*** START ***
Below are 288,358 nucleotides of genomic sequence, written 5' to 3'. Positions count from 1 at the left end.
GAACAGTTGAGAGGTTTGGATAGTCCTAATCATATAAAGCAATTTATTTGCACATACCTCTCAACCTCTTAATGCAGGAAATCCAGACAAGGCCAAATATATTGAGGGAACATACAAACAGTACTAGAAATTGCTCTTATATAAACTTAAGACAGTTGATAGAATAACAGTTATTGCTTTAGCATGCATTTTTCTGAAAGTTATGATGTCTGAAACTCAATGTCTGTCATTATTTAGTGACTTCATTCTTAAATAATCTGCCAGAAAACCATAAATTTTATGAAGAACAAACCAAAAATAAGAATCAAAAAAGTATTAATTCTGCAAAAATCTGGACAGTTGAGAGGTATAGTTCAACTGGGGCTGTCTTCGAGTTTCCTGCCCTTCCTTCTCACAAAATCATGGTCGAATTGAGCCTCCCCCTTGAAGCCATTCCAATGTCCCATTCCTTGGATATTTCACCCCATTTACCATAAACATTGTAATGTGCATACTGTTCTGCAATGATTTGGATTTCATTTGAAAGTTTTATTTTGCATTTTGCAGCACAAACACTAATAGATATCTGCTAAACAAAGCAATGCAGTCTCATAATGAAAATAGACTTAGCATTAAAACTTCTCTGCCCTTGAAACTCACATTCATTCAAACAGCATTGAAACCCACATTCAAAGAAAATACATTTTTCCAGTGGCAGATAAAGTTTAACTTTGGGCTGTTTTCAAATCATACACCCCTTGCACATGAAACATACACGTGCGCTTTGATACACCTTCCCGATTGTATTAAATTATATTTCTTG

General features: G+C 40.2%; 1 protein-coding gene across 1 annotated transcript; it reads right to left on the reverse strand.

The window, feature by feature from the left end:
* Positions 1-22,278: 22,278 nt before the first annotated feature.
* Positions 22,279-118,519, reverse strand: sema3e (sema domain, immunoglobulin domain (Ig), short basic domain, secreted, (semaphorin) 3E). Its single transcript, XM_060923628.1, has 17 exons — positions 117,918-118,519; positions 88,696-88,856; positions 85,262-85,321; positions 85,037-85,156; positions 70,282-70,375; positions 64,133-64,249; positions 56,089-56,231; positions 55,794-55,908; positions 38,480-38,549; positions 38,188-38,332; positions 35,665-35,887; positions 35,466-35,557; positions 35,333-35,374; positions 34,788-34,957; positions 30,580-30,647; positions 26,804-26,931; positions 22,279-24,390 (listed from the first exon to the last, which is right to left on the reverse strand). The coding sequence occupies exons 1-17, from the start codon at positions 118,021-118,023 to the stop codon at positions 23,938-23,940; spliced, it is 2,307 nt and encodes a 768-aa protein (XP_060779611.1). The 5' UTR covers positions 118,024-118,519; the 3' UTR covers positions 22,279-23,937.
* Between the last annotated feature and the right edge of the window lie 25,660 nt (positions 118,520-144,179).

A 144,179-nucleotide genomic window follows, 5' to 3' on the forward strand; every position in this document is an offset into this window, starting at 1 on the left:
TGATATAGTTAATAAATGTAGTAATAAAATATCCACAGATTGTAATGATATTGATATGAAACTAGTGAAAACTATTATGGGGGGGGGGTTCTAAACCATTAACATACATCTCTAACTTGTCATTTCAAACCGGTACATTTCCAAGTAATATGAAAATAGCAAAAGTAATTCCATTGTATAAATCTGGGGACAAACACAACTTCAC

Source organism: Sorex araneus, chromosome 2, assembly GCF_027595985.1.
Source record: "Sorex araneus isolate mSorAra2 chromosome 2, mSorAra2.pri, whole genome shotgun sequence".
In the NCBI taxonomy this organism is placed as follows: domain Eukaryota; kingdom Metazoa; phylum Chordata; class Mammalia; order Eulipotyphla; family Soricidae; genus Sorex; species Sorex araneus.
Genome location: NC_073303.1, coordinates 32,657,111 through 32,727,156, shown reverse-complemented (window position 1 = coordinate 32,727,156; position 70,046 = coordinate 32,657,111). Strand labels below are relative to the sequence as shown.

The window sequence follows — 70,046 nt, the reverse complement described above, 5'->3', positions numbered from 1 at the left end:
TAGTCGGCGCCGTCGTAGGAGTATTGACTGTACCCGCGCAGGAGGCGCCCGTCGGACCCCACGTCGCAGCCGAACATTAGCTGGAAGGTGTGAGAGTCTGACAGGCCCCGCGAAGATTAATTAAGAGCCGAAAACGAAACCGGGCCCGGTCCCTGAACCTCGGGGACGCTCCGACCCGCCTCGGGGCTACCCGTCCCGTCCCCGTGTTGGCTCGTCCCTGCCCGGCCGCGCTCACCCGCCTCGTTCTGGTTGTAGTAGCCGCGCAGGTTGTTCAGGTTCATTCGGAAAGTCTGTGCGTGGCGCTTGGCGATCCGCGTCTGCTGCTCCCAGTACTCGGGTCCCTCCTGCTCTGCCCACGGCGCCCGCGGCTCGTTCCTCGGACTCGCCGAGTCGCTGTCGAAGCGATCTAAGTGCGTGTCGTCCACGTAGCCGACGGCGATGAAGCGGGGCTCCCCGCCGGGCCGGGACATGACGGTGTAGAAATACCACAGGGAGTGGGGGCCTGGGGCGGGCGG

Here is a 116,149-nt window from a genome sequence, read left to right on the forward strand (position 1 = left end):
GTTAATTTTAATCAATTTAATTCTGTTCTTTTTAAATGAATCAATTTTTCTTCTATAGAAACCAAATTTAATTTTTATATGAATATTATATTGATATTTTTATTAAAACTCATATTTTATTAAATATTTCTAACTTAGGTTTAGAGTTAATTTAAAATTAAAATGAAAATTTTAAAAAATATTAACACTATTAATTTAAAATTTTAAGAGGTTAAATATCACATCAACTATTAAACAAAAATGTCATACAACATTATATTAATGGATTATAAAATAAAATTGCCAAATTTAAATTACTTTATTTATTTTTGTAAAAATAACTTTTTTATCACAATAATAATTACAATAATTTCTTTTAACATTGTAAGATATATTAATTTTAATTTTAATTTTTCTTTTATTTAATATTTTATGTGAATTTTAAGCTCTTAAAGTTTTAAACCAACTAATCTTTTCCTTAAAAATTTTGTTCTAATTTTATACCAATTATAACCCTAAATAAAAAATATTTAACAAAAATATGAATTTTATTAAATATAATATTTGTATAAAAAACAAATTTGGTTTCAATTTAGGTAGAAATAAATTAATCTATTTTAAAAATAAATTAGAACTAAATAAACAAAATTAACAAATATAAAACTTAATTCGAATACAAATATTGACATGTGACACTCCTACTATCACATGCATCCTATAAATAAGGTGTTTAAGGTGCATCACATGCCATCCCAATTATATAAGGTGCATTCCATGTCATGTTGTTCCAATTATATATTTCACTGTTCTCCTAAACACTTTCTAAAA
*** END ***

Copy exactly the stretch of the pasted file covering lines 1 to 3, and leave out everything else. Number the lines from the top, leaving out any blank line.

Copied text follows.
Below are 288,358 nucleotides of genomic sequence, written 5' to 3'. Positions count from 1 at the left end.
GAACAGTTGAGAGGTTTGGATAGTCCTAATCATATAAAGCAATTTATTTGCACATACCTCTCAACCTCTTAATGCAGGAAATCCAGACAAGGCCAAATATATTGAGGGAACATACAAACAGTACTAGAAATTGCTCTTATATAAACTTAAGACAGTTGATAGAATAACAGTTATTGCTTTAGCATGCATTTTTCTGAAAGTTATGATGTCTGAAACTCAATGTCTGTCATTATTTAGTGACTTCATTCTTAAATAATCTGCCAGAAAACCATAAATTTTATGAAGAACAAACCAAAAATAAGAATCAAAAAAGTATTAATTCTGCAAAAATCTGGACAGTTGAGAGGTATAGTTCAACTGGGGCTGTCTTCGAGTTTCCTGCCCTTCCTTCTCACAAAATCATGGTCGAATTGAGCCTCCCCCTTGAAGCCATTCCAATGTCCCATTCCTTGGATATTTCACCCCATTTACCATAAACATTGTAATGTGCATACTGTTCTGCAATGATTTGGATTTCATTTGAAAGTTTTATTTTGCATTTTGCAGCACAAACACTAATAGATATCTGCTAAACAAAGCAATGCAGTCTCATAATGAAAATAGACTTAGCATTAAAACTTCTCTGCCCTTGAAACTCACATTCATTCAAACAGCATTGAAACCCACATTCAAAGAAAATACATTTTTCCAGTGGCAGATAAAGTTTAACTTTGGGCTGTTTTCAAATCATACACCCCTTGCACATGAAACATACACGTGCGCTTTGATACACCTTCCCGATTGTATTAAATTATATTTCTTG

General features: G+C 40.2%; 1 protein-coding gene across 1 annotated transcript; it reads right to left on the reverse strand.